Guest Blog–Hugh R. MacDonald

Today it is my pleasure to welcome author Hugh R. MacDonald to my blog. I’ve invited Hugh to talk about where the inspiration for his book Trapper Boy came from. The sequel to Trapper Boy, Us and Them was released this past October.

 

Thank you to Laura for the invitation to be a guest on her blog.

While in university, I took an Atlantic history course from Don MacGillivary, and one of the readings dealt with boys in the coal mines, working as trapper boys. It was an eye-opening moment for me, reading about how boys as young as nine or ten, some even younger, spent their lives in the mines. They would spend their days in darkness, opening and closing the trap doors that controlled the ventilation to the mine,rats scurrying around their feet in search of crumbs from their food.

MacDonald-Us-Them-poster.inddIt struck me at a deeper level than most other courses. The other history courses were ones I needed to complete my history degree, but this one was like a novel set in my back yard. Except it wasn’t fiction. Over the years I’ve written a number of songs, and I felt I needed to write something about what I’d learned from that short reading that had been assigned for the class. I wrote a song entitled Trapper Boy, and I played it at some of the gigs I was playing at the time. A few of the Men of the Deeps heard it and suggested I submit it to Jack O’Donnell, the Musical Director of the Men. It was given to one of the members of the group, who said he would get it to Jack. Much time passed and I never gave it any more thought.

Although the song told the story quite well of how I saw the life of the young miner, highlighting the loneliness and solitude of the trapper boy job, the fear of the rats and the absolute darkness, it wasn’t enough, so I decided to try a few chapters of a story, and then got it to Mike Hunter, Editor-in-Chief at CBU Press. To my surprise and relief, he said he was interested in seeing more, and over a few years the story came to be, and more importantly, Mike agreed to publish it.

It was then that I got to put my history degree to work and did some research. I read and reread articles about coal mining and miners. I wanted to get a more visceral feeling for the job of a miner, so I decided to speak to some of the retired miners, whose fathers and grandfathers had been trapper boys. The best place for me to go was to the Cape Breton Miners Museum located in Glace Bay. There are many artifacts located there, from the early days of mining, and they have several former miners, willing to share their stories. The miners act as tour guides, bringing small groups of women, men and children underground in a mine that was built to give the general public a little taste of what it was like to be in the bowels of the earth. I went on the underground tour several times and used what I felt and heard to help write the story.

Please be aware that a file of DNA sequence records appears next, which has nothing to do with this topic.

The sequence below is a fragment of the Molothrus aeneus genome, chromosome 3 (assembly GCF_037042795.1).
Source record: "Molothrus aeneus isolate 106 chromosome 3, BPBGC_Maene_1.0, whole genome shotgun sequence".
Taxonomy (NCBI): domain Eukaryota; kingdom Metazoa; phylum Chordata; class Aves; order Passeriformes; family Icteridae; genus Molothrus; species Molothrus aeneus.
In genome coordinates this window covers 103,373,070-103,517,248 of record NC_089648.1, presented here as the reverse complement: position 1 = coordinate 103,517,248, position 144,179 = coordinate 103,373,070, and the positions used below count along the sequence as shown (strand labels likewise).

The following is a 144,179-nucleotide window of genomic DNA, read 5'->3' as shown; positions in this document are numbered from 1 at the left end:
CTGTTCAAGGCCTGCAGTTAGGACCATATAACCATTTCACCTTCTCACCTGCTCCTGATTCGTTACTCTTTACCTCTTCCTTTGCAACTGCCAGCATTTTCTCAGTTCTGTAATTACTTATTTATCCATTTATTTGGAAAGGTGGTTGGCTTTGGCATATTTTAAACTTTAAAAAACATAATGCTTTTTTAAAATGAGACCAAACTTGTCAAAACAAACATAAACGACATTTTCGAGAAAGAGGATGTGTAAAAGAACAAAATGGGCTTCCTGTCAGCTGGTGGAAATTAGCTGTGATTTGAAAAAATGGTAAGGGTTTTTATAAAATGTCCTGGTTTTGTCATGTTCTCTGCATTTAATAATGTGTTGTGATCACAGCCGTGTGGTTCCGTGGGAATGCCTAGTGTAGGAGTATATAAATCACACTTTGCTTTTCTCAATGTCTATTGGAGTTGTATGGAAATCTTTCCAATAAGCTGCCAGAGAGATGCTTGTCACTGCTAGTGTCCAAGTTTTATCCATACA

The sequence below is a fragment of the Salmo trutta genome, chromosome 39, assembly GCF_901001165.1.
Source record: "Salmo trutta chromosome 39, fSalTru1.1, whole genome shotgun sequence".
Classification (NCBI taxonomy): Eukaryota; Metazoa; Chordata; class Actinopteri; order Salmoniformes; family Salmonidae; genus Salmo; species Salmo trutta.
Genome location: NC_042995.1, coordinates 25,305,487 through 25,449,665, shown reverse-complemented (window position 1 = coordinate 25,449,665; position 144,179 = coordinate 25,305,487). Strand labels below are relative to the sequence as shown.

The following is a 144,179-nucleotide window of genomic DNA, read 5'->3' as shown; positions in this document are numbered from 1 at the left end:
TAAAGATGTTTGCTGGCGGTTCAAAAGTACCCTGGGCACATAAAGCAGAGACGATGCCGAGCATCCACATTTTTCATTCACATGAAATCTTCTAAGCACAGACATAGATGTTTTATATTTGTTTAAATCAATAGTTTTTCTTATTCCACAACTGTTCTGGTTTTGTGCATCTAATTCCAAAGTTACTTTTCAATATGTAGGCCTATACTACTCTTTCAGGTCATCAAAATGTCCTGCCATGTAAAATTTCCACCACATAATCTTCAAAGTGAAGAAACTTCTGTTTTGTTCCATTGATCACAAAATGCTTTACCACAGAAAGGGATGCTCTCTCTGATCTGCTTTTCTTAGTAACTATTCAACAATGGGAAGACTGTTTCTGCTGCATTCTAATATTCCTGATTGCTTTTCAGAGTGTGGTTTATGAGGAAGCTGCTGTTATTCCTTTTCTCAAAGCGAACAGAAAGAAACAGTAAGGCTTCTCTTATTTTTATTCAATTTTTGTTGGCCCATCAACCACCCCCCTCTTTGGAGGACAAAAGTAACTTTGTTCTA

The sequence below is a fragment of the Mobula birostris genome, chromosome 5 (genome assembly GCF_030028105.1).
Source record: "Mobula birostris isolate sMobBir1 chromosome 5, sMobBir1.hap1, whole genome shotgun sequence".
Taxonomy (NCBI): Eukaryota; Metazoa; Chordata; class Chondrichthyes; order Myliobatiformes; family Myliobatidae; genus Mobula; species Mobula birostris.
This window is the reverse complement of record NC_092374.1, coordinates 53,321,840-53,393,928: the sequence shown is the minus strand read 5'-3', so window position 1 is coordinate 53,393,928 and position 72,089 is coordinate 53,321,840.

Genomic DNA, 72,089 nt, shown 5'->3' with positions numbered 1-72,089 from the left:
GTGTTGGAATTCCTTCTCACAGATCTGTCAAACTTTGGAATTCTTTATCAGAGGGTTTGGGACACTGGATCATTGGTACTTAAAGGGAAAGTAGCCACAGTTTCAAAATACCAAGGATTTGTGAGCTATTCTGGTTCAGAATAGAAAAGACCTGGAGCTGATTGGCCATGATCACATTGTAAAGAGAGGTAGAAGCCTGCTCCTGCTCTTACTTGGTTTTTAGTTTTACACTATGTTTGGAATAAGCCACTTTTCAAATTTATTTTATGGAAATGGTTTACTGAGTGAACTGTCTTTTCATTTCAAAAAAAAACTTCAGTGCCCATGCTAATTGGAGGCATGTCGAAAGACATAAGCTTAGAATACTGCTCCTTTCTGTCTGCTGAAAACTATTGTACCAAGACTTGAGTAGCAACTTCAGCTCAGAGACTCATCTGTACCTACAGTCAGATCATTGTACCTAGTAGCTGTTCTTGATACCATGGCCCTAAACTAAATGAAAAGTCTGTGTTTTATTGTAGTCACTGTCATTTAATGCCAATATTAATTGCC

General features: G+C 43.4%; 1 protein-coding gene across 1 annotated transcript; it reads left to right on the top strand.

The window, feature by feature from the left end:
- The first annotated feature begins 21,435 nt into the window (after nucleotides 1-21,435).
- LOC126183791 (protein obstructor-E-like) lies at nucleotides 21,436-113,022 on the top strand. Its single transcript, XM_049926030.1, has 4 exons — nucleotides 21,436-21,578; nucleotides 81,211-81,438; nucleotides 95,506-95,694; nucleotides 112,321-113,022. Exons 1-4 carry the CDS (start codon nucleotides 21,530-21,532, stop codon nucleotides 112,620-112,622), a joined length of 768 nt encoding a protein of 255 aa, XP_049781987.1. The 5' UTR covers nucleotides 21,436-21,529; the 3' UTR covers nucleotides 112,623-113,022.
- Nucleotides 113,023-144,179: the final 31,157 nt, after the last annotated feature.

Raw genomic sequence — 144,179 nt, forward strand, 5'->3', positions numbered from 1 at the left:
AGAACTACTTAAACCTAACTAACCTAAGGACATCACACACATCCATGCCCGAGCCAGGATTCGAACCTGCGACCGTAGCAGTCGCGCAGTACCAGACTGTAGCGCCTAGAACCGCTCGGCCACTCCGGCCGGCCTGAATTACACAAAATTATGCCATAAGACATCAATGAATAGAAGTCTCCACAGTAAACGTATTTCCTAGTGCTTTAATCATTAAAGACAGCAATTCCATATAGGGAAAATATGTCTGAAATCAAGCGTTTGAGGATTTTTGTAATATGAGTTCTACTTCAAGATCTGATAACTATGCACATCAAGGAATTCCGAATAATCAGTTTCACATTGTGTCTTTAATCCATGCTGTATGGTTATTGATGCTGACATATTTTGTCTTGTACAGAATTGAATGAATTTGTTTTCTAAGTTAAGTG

In October 2012, “Trapper Boy,” the novel, telling the story of thirteen year old JW Donaldson, which included incredible sketches by my brother, Michael G. MacDonald, came to life, and it has been a dream come true to see it being enjoyed by many who’ve read it, providing wonderful comments. The book was included in the Best Books for Kids and Teens, 2013 Spring Edition. And I got invited to read at Word on the Street in Halifax in September 2013, which is where I got to meet the very talented Laura Best, and even got to share the stage with her. Also, a teacher resource for “Trapper Boy” was developed(as a free download for teachers) by CBU Professor Dr. Patrick Howard, and his B.Ed.students, and ”Trapper Boy” has been used in some classrooms in Cape Breton. I’ve been fortunate to have been asked to go into some of the classrooms to do presentations to the students. In April of this year, the Men of the Deeps recorded my song, Trapper Boy, and included it on their 50th Anniversary CD.